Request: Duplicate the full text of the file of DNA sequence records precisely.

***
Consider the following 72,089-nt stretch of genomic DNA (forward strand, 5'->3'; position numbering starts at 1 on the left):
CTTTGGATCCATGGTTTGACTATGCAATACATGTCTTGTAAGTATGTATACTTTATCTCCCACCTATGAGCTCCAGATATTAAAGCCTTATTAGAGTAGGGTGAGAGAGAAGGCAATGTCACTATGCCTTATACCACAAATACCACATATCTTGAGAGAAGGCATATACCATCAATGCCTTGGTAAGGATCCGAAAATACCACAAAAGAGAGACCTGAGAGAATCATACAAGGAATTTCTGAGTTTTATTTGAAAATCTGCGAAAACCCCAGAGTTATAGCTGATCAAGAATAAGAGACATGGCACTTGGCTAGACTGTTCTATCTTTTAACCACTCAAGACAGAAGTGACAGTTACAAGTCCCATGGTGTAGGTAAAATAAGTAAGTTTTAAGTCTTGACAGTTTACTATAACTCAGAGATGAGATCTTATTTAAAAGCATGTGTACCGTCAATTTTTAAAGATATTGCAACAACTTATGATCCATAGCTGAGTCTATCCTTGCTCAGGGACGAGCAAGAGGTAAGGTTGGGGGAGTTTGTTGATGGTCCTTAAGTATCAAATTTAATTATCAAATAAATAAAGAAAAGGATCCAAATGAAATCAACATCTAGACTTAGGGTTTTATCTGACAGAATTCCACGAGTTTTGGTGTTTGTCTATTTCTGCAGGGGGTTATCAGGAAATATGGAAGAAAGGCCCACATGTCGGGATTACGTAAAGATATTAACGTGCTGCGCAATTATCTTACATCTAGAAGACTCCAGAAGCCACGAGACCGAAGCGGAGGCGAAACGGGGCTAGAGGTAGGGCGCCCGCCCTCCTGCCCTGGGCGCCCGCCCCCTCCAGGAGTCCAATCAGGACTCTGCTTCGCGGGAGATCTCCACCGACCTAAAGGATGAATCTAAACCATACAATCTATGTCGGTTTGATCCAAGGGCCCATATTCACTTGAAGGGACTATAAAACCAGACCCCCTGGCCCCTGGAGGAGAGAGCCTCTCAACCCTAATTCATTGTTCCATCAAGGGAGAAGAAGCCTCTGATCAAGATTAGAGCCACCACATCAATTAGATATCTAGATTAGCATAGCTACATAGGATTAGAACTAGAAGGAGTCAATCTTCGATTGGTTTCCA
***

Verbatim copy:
Consider the following 72,089-nt stretch of genomic DNA (forward strand, 5'->3'; position numbering starts at 1 on the left):
CTTTGGATCCATGGTTTGACTATGCAATACATGTCTTGTAAGTATGTATACTTTATCTCCCACCTATGAGCTCCAGATATTAAAGCCTTATTAGAGTAGGGTGAGAGAGAAGGCAATGTCACTATGCCTTATACCACAAATACCACATATCTTGAGAGAAGGCATATACCATCAATGCCTTGGTAAGGATCCGAAAATACCACAAAAGAGAGACCTGAGAGAATCATACAAGGAATTTCTGAGTTTTATTTGAAAATCTGCGAAAACCCCAGAGTTATAGCTGATCAAGAATAAGAGACATGGCACTTGGCTAGACTGTTCTATCTTTTAACCACTCAAGACAGAAGTGACAGTTACAAGTCCCATGGTGTAGGTAAAATAAGTAAGTTTTAAGTCTTGACAGTTTACTATAACTCAGAGATGAGATCTTATTTAAAAGCATGTGTACCGTCAATTTTTAAAGATATTGCAACAACTTATGATCCATAGCTGAGTCTATCCTTGCTCAGGGACGAGCAAGAGGTAAGGTTGGGGGAGTTTGTTGATGGTCCTTAAGTATCAAATTTAATTATCAAATAAATAAAGAAAAGGATCCAAATGAAATCAACATCTAGACTTAGGGTTTTATCTGACAGAATTCCACGAGTTTTGGTGTTTGTCTATTTCTGCAGGGGGTTATCAGGAAATATGGAAGAAAGGCCCACATGTCGGGATTACGTAAAGATATTAACGTGCTGCGCAATTATCTTACATCTAGAAGACTCCAGAAGCCACGAGACCGAAGCGGAGGCGAAACGGGGCTAGAGGTAGGGCGCCCGCCCTCCTGCCCTGGGCGCCCGCCCCCTCCAGGAGTCCAATCAGGACTCTGCTTCGCGGGAGATCTCCACCGACCTAAAGGATGAATCTAAACCATACAATCTATGTCGGTTTGATCCAAGGGCCCATATTCACTTGAAGGGACTATAAAACCAGACCCCCTGGCCCCTGGAGGAGAGAGCCTCTCAACCCTAATTCATTGTTCCATCAAGGGAGAAGAAGCCTCTGATCAAGATTAGAGCCACCACATCAATTAGATATCTAGATTAGCATAGCTACATAGGATTAGAACTAGAAGGAGTCAATCTTCGATTGGTTTCCA